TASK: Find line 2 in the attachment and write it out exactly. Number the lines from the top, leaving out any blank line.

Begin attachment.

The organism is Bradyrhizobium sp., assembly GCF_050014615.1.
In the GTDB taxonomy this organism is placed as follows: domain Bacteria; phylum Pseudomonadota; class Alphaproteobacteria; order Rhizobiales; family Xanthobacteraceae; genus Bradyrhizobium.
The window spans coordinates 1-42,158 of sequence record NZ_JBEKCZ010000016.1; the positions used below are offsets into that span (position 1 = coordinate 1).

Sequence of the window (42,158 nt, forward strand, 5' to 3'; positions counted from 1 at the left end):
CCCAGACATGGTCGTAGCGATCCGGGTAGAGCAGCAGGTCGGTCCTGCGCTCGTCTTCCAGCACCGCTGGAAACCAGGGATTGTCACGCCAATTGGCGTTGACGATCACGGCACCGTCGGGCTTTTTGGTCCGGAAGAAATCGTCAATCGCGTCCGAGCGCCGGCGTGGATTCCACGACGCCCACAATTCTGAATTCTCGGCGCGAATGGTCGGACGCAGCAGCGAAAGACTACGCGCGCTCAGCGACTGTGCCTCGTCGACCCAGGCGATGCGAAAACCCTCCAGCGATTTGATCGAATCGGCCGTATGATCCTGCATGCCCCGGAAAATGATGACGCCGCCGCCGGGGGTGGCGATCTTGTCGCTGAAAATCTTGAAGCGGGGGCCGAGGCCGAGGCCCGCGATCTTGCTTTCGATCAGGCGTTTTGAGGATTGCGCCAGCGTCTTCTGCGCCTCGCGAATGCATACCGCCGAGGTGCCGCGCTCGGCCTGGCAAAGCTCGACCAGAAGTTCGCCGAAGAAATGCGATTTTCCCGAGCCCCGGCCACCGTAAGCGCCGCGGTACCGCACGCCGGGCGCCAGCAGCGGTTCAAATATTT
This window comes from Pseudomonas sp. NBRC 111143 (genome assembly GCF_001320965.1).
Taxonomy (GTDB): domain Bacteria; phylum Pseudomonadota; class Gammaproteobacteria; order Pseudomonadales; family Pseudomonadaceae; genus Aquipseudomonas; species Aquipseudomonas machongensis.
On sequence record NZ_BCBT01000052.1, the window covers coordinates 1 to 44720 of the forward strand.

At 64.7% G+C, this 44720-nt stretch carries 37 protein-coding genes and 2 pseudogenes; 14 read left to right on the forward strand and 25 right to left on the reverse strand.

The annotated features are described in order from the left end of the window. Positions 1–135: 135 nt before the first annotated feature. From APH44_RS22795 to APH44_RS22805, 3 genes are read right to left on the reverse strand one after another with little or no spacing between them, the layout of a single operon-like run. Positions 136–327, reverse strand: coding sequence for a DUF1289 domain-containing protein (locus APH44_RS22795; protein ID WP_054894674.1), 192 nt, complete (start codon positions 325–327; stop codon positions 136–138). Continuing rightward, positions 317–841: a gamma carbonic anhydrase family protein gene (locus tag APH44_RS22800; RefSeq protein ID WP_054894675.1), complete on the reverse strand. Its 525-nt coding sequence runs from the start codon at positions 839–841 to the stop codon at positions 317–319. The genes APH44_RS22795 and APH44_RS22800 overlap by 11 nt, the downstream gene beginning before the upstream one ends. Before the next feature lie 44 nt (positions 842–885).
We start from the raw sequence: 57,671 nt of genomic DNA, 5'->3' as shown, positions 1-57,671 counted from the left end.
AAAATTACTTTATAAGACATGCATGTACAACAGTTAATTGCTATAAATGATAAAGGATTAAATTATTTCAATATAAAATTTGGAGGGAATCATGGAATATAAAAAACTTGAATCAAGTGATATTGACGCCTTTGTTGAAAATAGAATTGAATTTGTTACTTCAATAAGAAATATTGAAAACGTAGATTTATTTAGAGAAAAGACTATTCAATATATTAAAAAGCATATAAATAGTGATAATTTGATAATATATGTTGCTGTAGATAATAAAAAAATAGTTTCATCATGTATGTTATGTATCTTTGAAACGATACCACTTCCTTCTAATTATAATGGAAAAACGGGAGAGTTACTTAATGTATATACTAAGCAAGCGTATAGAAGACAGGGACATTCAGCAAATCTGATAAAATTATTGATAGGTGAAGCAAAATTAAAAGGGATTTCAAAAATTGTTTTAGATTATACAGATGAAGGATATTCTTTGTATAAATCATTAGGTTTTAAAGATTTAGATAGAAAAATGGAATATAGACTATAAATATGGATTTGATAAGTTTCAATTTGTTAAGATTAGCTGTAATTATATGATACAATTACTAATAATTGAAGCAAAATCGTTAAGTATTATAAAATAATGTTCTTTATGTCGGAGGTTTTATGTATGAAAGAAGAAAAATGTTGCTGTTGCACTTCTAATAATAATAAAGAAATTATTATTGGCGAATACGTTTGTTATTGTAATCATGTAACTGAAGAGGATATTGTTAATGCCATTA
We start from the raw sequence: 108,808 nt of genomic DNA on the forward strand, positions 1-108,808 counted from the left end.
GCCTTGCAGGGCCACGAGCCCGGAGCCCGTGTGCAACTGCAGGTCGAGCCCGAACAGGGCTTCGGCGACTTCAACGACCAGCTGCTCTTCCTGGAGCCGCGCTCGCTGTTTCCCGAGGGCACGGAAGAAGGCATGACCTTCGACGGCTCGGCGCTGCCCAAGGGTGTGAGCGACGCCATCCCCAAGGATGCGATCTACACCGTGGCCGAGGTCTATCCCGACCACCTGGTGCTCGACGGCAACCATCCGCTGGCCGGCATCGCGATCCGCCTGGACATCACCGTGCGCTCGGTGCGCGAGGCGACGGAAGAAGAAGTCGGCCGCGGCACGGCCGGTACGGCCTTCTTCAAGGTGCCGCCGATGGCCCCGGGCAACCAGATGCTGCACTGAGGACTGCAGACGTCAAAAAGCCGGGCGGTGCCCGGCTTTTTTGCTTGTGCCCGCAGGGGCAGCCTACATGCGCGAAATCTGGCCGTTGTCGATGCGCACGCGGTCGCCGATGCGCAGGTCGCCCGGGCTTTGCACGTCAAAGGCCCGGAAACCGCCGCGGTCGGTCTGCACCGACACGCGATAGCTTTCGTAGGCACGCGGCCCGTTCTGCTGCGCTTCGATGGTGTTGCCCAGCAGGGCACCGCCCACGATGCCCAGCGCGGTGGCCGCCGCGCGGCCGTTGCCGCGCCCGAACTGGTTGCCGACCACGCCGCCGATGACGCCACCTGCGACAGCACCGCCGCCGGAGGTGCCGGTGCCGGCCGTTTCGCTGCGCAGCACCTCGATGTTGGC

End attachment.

In the GTDB taxonomy this organism is placed as follows: domain Bacteria; phylum Pseudomonadota; class Alphaproteobacteria; order Rhizobiales; family Xanthobacteraceae; genus Bradyrhizobium.